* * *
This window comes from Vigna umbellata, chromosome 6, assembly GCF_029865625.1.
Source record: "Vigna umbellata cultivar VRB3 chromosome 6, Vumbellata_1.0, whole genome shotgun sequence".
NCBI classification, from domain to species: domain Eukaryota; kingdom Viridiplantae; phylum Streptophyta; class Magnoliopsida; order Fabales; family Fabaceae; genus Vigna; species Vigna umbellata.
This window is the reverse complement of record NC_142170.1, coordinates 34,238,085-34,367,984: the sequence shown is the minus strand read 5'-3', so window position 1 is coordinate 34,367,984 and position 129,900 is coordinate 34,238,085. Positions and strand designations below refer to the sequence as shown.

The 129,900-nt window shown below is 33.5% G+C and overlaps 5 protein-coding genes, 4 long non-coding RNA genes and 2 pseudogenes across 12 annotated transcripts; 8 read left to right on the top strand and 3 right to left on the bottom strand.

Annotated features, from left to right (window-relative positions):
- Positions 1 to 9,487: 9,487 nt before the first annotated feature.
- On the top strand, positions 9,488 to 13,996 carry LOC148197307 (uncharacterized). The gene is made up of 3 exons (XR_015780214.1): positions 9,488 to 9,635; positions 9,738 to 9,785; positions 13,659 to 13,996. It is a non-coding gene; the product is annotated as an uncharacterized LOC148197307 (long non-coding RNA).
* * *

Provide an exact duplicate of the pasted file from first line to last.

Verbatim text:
This window comes from Vigna umbellata, chromosome 6, assembly GCF_029865625.1.
Source record: "Vigna umbellata cultivar VRB3 chromosome 6, Vumbellata_1.0, whole genome shotgun sequence".
NCBI classification, from domain to species: domain Eukaryota; kingdom Viridiplantae; phylum Streptophyta; class Magnoliopsida; order Fabales; family Fabaceae; genus Vigna; species Vigna umbellata.
This window is the reverse complement of record NC_142170.1, coordinates 34,238,085-34,367,984: the sequence shown is the minus strand read 5'-3', so window position 1 is coordinate 34,367,984 and position 129,900 is coordinate 34,238,085. Positions and strand designations below refer to the sequence as shown.

The 129,900-nt window shown below is 33.5% G+C and overlaps 5 protein-coding genes, 4 long non-coding RNA genes and 2 pseudogenes across 12 annotated transcripts; 8 read left to right on the top strand and 3 right to left on the bottom strand.

Annotated features, from left to right (window-relative positions):
- Positions 1 to 9,487: 9,487 nt before the first annotated feature.
- On the top strand, positions 9,488 to 13,996 carry LOC148197307 (uncharacterized). The gene is made up of 3 exons (XR_015780214.1): positions 9,488 to 9,635; positions 9,738 to 9,785; positions 13,659 to 13,996. It is a non-coding gene; the product is annotated as an uncharacterized LOC148197307 (long non-coding RNA).